LFPPL: A LowLevel First Order Probabilistic Programming Language for NonDifferentiable Models
We develop a new Lowlevel, Firstorder Probabilistic Programming Language (LFPPL) suited for models containing a mix of continuous, discrete, and/or piecewisecontinuous variables. The key success of this language and its compilation scheme is in its ability to automatically distinguish parameters the density function is discontinuous with respect to, while further providing runtime checks for boundary crossings. This enables the introduction of new inference engines that are able to exploit gradient information, while remaining efficient for models which are not everywhere differentiable. We demonstrate this ability by incorporating a discontinuous Hamiltonian Monte Carlo (DHMC) inference engine that is able to deliver automated and efficient inference for nondifferentiable models. Our system is backed up by a mathematical formalism that ensures that any model expressed in this language has a density with measure zero discontinuities to maintain the validity of the inference engine.
03/06/2019 ∙ by Yuan Zhou, et al. ∙ 12 ∙ shareread it

Imitation Learning of Factored Multiagent Reactive Models
We apply recent advances in deep generative modeling to the task of imitation learning from biological agents. Specifically, we apply variations of the variational recurrent neural network model to a multiagent setting where we learn policies of individual uncoordinated agents acting based on their perceptual inputs and their hidden belief state. We learn stochastic policies for these agents directly from observational data, without constructing a reward function. An inference network learned jointly with the policy allows for efficient inference over the agent's belief state given a sequence of its current perceptual inputs and the prior actions it performed, which lets us extrapolate observed sequences of behavior into the future while maintaining uncertainty estimates over future trajectories. We test our approach on a dataset of flies interacting in a 2D environment, where we demonstrate better predictive performance than existing approaches which learn deterministic policies with recurrent neural networks. We further show that the uncertainty estimates over future trajectories we obtain are well calibrated, which makes them useful for a variety of downstream processing tasks.
03/12/2019 ∙ by Michael Teng, et al. ∙ 10 ∙ shareread it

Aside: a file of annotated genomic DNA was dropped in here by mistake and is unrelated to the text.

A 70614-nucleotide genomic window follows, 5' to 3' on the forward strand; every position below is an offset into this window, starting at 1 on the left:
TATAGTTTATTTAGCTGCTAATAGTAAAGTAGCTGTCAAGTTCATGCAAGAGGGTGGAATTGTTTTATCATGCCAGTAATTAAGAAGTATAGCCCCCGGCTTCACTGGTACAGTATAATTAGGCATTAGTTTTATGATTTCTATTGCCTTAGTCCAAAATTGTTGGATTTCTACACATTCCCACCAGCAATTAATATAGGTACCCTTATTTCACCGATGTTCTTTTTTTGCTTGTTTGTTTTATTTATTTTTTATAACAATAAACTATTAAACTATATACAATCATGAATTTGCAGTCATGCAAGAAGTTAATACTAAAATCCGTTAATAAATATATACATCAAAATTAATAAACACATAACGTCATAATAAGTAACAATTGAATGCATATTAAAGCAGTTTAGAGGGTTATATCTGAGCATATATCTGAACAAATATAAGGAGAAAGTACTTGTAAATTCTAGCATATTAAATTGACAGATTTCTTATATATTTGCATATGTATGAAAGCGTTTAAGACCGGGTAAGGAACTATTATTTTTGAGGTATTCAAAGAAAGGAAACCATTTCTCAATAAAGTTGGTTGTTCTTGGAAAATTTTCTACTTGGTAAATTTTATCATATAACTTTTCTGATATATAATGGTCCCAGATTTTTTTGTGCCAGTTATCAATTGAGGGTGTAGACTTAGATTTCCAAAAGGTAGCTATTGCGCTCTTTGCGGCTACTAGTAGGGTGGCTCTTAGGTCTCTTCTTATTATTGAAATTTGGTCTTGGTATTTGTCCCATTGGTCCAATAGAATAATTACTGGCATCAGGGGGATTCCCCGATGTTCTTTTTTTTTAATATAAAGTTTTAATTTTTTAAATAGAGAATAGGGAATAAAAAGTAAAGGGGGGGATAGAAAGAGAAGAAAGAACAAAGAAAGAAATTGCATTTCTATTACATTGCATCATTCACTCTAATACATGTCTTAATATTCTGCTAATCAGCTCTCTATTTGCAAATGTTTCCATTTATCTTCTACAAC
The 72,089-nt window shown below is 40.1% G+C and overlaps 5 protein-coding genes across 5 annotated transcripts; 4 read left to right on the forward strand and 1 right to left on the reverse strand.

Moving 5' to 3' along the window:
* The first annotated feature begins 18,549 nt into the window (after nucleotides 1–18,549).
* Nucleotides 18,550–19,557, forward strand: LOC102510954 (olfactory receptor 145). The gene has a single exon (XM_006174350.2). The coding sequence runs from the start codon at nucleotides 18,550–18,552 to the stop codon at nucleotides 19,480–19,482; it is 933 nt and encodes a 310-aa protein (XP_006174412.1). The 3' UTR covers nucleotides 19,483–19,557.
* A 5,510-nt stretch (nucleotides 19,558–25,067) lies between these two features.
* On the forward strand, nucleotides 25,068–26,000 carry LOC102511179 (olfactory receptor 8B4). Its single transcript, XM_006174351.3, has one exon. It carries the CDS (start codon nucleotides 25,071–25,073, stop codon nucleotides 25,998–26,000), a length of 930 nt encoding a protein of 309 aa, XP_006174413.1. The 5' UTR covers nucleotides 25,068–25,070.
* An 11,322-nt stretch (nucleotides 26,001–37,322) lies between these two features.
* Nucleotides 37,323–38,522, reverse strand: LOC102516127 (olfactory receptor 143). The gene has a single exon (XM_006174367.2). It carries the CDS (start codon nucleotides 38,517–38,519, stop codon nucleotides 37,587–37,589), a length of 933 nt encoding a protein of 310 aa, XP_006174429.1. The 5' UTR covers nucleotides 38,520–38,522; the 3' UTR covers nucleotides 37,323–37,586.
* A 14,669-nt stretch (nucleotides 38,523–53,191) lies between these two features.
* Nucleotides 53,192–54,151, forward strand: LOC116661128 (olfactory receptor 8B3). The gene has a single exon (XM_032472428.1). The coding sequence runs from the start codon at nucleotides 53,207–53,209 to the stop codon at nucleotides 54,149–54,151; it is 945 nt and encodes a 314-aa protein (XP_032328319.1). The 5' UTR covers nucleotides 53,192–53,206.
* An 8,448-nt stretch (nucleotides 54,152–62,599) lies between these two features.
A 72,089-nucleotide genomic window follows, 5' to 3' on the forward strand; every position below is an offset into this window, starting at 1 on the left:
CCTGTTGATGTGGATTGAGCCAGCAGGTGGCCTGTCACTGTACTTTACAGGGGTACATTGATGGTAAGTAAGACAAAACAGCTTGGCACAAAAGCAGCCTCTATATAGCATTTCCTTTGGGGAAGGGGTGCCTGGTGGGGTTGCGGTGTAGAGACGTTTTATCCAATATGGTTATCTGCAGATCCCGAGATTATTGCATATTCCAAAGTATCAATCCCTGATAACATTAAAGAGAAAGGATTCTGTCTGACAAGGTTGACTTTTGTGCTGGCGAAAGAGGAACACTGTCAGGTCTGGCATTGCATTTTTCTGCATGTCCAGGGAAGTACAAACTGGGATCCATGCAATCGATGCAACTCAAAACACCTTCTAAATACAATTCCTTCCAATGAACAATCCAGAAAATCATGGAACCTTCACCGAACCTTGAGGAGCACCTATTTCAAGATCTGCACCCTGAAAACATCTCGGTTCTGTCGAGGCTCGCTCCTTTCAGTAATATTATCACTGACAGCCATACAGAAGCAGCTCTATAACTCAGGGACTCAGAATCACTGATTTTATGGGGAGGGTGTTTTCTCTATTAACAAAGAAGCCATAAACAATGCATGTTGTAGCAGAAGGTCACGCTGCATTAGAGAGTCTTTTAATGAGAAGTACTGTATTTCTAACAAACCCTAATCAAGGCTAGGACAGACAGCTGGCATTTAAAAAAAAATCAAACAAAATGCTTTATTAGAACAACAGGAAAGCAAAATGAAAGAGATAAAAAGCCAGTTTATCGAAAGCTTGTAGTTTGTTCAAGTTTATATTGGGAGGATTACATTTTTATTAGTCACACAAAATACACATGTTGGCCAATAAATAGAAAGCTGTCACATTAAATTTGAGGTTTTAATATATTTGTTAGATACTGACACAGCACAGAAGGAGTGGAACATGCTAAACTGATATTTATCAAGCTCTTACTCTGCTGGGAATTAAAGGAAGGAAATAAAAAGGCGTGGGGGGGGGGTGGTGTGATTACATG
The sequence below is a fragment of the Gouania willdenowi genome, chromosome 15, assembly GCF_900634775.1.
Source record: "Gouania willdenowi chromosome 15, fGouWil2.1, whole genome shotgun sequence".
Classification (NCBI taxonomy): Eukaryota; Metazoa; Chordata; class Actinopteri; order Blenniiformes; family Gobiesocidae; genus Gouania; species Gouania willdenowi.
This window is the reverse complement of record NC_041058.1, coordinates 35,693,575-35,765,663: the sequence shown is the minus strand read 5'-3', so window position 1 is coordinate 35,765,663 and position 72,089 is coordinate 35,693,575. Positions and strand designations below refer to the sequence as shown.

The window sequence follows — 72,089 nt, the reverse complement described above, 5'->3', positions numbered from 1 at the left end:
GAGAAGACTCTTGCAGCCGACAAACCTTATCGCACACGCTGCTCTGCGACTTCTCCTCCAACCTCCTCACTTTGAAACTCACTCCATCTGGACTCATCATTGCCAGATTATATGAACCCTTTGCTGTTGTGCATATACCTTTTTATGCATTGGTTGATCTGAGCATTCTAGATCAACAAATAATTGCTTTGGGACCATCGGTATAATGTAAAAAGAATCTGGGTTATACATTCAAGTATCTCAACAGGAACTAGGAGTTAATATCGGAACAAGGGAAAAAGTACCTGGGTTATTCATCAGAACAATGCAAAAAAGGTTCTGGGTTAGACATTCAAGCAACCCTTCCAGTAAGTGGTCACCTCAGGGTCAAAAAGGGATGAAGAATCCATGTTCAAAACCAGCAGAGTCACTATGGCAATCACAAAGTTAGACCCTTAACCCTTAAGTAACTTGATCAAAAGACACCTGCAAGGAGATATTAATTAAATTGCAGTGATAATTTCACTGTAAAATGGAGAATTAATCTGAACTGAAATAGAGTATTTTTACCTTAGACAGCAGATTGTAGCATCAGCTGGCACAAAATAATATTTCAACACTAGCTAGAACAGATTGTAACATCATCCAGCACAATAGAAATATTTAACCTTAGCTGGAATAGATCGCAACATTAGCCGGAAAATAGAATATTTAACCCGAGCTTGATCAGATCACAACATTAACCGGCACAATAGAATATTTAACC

The Virtual Patch Clamp: Imputing C. elegans Membrane Potentials from Calcium Imaging
We develop a stochastic wholebrain and body simulator of the nematode roundworm Caenorhabditis elegans (C. elegans) and show that it is sufficiently regularizing to allow imputation of latent membrane potentials from partial calcium fluorescence imaging observations. This is the first attempt we know of to "complete the circle," where an anatomically grounded wholeconnectome simulator is used to impute a timevarying "brain" state at singlecell fidelity from covariates that are measurable in practice. The sequential Monte Carlo (SMC) method we employ not only enables imputation of said latent states but also presents a strategy for learning simulator parameters via variational optimization of the noisy model evidence approximation provided by SMC. Our imputation and parameter estimation experiments were conducted on distributed systems using novel implementations of the aforementioned techniques applied to synthetic data of dimension and type representative of that which are measured in laboratories currently.
07/24/2019 ∙ by Andrew Warrington, et al. ∙ 5 ∙ shareread it

Efficient Probabilistic Inference in the Quest for Physics Beyond the Standard Model
We present a novel framework that enables efficient probabilistic inference in largescale scientific models by allowing the execution of existing domainspecific simulators as probabilistic programs, resulting in highly interpretable posterior inference. Our framework is general purpose and scalable, and is based on a crossplatform probabilistic execution protocol through which an inference engine can control simulators in a languageagnostic way. We demonstrate the technique in particle physics, on a scientifically accurate simulation of the tau lepton decay, which is a key ingredient in establishing the properties of the Higgs boson. Highenergy physics has a rich set of simulators based on quantum field theory and the interaction of particles in matter. We show how to use probabilistic programming to perform Bayesian inference in these existing simulator codebases directly, in particular conditioning on observable outputs from a simulated particle detector to directly produce an interpretable posterior distribution over decay pathways. Inference efficiency is achieved via inference compilation where a deep recurrent neural network is trained to parameterize proposal distributions and control the stochastic simulator in a sequential importance sampling scheme, at a fraction of the computational cost of Markov chain Monte Carlo sampling.